Protein kinase C (PKC), a family of phospholipid-dependent serine/threonine kinases, is not only the major intracellular receptor for the mouse skin tumor promoter 12-O-tetradecanoylphorbol-13-acetate (TPA) but also is activated by a variety of stress factors including ultraviolet radiation (UVR). PKCϵ is among six isoforms (α, δ, ϵ, η;, μ and ζ) expressed in the mouse skin. To determine the in vivo functional specificity of PKCϵ in mouse skin carcinogenesis, we generated PKCϵ transgenic mouse (FVB/N) lines 224 and 215 that overexpress PKCϵ protein approximately 8- and 18-fold, respectively, over endogenous levels in the basal epidermal cells and cells of the hair follicle. PKCϵ transgenic mice were observed to be highly sensitive to the development of papilloma-independent metastatic squamous cell carcinoma (mSCC) elicited either by repeated exposure to UVR or by the 7,12-Dimethylbenzanthracene–TPA tumor promotion protocol. The development of squamous cell carcinoma (SCC) appears to be linked to the PKCϵ-mediated induction of cytokine tumor necrosis factor–α(TNFα). Immunohistochemical analysis for the expression of PKCϵ in the SCC of PKCϵ transgenic mice revealed that PKCϵ was not expressed in the tumor itself; however, the uninvolved tissue surrounding the SCC exhibited intense PKCϵ expression. Also, human SCC, similar to mouse SCC, did not express PKCϵ in the tumor, whereas the surrounding uninvolved epidermis revealed strong PKCϵ expression. These findings in both the PKCϵ mouse model and human SCC indicate that overexpression of PKCϵ in epidermis may lead to a microenvironment, which is suitable for enhancing the development of mSCC by a paracrine mechanism involving specific cytokines including TNFα.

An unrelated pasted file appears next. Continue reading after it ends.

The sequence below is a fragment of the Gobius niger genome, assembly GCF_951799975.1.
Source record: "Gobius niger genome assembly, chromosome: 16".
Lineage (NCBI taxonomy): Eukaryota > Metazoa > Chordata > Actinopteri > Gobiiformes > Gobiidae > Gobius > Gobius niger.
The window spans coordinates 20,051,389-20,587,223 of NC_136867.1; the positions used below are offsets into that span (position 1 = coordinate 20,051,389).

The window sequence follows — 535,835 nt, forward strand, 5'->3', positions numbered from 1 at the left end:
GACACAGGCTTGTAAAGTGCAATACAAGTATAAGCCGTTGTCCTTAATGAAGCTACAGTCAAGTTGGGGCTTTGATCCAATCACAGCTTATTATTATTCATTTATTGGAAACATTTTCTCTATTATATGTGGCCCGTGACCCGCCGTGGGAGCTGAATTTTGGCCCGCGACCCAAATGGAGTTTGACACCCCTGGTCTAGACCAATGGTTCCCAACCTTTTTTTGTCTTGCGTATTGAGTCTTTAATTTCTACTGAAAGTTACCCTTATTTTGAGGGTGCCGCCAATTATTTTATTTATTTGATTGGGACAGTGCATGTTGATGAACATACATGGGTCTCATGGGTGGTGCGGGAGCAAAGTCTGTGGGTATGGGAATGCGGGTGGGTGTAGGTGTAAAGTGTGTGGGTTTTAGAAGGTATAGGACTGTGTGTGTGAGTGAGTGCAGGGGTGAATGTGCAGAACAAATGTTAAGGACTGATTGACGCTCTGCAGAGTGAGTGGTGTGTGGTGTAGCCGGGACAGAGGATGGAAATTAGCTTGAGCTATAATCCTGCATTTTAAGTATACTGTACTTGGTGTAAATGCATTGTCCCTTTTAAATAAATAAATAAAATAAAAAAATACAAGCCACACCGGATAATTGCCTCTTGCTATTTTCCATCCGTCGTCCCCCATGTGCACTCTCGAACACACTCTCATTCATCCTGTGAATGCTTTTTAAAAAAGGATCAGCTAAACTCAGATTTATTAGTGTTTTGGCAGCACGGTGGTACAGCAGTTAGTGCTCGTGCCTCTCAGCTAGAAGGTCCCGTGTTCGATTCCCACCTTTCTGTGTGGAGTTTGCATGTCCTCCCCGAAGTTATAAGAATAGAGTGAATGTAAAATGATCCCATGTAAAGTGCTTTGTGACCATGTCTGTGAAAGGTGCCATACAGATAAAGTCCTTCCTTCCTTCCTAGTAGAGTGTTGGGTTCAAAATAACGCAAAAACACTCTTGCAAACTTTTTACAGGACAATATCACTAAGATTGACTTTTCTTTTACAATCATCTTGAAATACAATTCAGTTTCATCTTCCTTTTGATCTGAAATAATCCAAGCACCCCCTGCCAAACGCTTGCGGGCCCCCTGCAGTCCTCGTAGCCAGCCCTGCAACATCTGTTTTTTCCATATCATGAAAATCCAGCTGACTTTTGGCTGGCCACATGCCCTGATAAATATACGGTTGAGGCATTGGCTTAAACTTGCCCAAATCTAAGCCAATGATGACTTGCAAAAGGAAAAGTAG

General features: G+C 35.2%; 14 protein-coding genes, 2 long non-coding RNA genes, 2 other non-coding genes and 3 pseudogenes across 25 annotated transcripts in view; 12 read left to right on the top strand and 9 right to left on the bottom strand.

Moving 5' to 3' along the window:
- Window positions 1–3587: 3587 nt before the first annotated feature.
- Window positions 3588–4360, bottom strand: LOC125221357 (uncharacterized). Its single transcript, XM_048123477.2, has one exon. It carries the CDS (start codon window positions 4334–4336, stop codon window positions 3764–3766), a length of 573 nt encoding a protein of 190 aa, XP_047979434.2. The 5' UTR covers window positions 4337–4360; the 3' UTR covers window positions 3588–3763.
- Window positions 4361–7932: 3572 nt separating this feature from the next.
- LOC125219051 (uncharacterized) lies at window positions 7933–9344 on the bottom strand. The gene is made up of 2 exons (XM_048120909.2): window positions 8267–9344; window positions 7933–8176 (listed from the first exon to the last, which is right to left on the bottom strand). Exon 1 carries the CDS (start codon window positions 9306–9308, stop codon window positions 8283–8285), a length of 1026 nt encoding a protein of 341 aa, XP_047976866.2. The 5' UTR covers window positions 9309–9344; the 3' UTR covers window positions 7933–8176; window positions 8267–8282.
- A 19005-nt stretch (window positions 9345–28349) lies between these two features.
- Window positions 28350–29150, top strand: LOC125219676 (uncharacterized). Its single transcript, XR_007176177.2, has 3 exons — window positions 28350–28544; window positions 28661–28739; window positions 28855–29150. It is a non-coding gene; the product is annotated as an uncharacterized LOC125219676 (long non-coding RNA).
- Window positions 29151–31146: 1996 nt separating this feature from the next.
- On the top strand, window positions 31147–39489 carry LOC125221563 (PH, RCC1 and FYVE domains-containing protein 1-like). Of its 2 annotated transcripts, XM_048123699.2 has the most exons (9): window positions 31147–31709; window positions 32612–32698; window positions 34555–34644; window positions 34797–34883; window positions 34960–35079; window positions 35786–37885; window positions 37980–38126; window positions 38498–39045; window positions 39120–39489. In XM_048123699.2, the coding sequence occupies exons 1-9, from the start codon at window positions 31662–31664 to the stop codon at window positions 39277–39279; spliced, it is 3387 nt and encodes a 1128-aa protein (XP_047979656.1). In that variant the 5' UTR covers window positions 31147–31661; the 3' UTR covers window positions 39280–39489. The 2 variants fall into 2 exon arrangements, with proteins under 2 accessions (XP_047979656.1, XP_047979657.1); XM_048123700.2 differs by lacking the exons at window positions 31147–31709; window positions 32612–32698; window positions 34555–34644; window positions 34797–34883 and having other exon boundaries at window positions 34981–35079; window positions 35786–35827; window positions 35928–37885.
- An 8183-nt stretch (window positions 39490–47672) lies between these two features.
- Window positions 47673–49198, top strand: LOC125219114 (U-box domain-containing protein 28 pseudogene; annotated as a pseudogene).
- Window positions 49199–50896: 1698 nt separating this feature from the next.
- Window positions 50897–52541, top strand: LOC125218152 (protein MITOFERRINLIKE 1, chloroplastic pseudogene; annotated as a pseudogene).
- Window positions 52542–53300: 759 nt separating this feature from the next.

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Vol. 81 • No. 1